SEOUL, South Korea — North Korea fired two short-range missiles into the sea on Thursday, South Korea’s military said, the first weapons launches in more than two months as North Korean and U.S. officials struggle to restart nuclear negotiations.
The South’s Joint Chiefs of Staff said the missiles fired from around the North’s eastern coastal town of Wonsan flew about 430 kilometers (270 miles) before landing in the waters off the country’s east coast.
A South Korean defense official, requesting anonymity citing department rules, said that the United States analyzed one of the missiles that flew longer than 430 kilometers. The official said that an initial South Korean analysis showed both missiles were fired from mobile launchers and flew at the maximum altitude of 50 kilometers (30 miles).
Some observers say the North’s intentions could be to show the U.S. and others what would happen if diplomacy fails. But the relatively short flight distance by the missiles also suggests the launches were not a major provocation, such as a test of a long-range missile capable of reaching the U.S. mainland, and that North Korea doesn’t appear to be pulling out of a U.S.-led diplomacy on its nuclear program.
In recent days, North Korea has been ramping up the pressure on the U.S. and South Korea over their expected summertime military drills that it views as an invasion rehearsal. Last week, the North said it may lift its 20-month suspension of nuclear and long-range missile tests in response to the drills. President Donald Trump has considered the weapons moratorium a major achievement in his North Korea policy.
Some experts say it was a negotiating tactic by North Korea to take issue with the drills in order to get an upper hand ahead of the possible resumption of talks. North Korea wants to get widespread sanction relief to revive its dilapidated economy, but U.S. officials want the country to take significant disarmament steps before they give up the leverage provided by the sanctions.
A senior U.S. official said the Trump administration was aware of the reports of a short-range projectile launched from North Korea. The official, who spoke on condition of anonymity to provide a response, said the administration had no further comment at this time.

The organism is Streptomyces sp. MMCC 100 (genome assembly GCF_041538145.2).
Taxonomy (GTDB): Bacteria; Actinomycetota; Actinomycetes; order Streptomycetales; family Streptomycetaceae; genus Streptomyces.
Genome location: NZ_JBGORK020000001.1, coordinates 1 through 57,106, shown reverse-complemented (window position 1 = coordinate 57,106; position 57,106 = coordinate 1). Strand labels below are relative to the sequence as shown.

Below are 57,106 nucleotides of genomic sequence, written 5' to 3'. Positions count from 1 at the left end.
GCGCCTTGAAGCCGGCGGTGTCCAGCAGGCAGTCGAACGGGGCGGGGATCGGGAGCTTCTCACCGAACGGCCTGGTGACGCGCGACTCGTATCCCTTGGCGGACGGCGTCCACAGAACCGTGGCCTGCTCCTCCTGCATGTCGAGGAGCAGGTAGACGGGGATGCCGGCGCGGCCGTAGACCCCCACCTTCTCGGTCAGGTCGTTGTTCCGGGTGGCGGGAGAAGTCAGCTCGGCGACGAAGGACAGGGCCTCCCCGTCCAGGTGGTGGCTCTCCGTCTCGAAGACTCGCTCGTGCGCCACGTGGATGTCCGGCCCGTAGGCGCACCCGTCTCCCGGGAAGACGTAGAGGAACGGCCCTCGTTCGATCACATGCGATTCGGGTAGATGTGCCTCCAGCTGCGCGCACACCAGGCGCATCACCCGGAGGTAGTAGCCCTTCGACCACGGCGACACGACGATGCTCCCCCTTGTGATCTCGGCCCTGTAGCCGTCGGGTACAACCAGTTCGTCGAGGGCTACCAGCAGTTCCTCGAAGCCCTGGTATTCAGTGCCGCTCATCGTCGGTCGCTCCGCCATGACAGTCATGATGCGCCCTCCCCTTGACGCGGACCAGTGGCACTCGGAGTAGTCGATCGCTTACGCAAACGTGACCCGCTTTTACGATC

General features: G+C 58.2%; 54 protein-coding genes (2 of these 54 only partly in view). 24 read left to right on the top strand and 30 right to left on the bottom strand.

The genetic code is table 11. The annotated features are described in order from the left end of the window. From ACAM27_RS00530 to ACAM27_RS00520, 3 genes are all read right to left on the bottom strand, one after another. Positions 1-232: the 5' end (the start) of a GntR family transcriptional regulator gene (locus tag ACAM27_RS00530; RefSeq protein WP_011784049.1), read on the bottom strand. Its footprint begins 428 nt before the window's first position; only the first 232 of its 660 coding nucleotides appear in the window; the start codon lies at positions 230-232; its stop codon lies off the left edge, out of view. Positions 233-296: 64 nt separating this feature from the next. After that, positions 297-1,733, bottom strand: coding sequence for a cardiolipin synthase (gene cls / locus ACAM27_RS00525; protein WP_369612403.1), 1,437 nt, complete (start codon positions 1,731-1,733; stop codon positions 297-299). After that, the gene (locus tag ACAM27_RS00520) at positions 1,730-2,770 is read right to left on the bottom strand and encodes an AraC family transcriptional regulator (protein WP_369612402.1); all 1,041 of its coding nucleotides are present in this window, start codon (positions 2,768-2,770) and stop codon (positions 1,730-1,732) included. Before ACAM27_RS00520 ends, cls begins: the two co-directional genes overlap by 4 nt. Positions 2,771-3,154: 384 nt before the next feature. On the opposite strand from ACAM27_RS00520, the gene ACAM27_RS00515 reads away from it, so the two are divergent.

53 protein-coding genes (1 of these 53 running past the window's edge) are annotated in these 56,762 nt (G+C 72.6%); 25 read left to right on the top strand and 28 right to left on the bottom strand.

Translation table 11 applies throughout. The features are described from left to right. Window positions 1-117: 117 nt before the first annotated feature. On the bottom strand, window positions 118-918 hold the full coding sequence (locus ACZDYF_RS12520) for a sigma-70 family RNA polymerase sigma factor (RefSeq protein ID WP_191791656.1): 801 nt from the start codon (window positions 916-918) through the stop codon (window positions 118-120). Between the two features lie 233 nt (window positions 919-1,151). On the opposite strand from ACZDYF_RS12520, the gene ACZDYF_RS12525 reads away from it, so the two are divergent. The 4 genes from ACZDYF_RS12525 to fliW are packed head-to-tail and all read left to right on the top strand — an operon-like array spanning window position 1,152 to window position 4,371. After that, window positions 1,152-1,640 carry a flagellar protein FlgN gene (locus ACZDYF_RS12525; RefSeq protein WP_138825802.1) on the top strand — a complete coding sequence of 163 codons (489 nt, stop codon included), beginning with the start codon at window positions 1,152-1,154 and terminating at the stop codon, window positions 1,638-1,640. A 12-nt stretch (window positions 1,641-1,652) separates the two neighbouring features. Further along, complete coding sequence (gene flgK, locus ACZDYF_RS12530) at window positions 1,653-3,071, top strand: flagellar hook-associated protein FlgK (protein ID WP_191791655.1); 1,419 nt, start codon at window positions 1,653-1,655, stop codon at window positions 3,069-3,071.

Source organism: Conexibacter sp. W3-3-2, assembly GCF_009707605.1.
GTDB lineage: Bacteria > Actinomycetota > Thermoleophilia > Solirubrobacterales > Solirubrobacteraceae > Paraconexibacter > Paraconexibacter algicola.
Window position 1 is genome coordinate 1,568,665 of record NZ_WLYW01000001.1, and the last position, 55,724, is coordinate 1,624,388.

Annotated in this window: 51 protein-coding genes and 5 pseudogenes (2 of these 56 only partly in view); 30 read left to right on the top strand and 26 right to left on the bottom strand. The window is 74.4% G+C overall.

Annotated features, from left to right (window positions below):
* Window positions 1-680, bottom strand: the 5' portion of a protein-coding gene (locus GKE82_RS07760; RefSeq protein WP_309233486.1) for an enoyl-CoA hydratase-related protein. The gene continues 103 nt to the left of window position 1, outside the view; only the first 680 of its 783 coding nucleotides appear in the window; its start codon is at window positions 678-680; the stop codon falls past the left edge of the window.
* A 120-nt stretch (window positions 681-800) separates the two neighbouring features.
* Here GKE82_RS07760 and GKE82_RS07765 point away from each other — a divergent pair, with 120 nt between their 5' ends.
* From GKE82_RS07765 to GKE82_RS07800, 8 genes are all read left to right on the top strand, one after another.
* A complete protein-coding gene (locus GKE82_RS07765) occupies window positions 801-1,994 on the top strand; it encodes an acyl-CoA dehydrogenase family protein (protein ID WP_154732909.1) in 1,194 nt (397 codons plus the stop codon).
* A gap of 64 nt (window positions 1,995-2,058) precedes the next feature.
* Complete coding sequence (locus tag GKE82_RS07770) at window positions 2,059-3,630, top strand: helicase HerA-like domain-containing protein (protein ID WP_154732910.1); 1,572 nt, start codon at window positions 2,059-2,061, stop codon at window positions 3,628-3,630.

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It was the first such launch since Seoul said North Korea fired three short-range missiles off its east coast in early May. Many experts said at the time that those missiles bore a strong resemblance to the Russian-designed Iskander, a short-range, nuclear-capable ballistic missile that has been in the Russian arsenal for more than a decade.
South Korea’s military said it and the U.S. military were analyzing details of Thursday’s launches. South Korea said it was monitoring possible additional launches by North Korea.
During a third summit at the Korean border late last month, Trump and North Korean leader Kim Jong Un agreed to resume nuclear negotiations, which had been deadlocked since their second summit in Vietnam in February ended without an agreement because of disputes over U.S.-led sanctions.
Both the launches in May and on Thursday won’t end that weapons test moratorium, which applies to firing intercontinental ballistic missiles.
On Tuesday, North Korean state media said Kim inspected a newly built submarine and ordered officials to further bolster the country’s military capabilities. The Korean Central News Agency said the submarine’s operational deployment “is near at hand.”
After analyzing North Korea-dispatched photos of the submarine, experts said the submarine likely has three launch tubes for missiles. South Korean government documents say North Korea has about 70 submarines, but analysts say they mostly have a single launch tube.
The construction of such a new submarine suggests North Korea has been increasing its military capability despite nuclear diplomacy that it began with the United States early last year.
The latest launches came amid a recent flare-up of tensions on the Korean Peninsula after South Korean fighter jets on Tuesday fired hundreds of warning shots to repel a Russian reconnaissance plane that Seoul says violated its territorial airspace. Before that alleged intrusion, Seoul said Russian and Chinese warplanes including the reconnaissance aircraft made an extremely unusual joint entrance into South Korea’s air defense identification zone, prompting South Korean military jets to scramble.
Russia and China have said they carried out their first joint patrol in the waters between the Korean Peninsula and Japan but said none of their planes violated South Korea’s airspace. Experts say the joint patrol may have been aimed at testing readiness of trilateral security cooperation among the United States, South Korea and Japan.
Associated Press writer Deb Riechmann in Washington contributed to this report.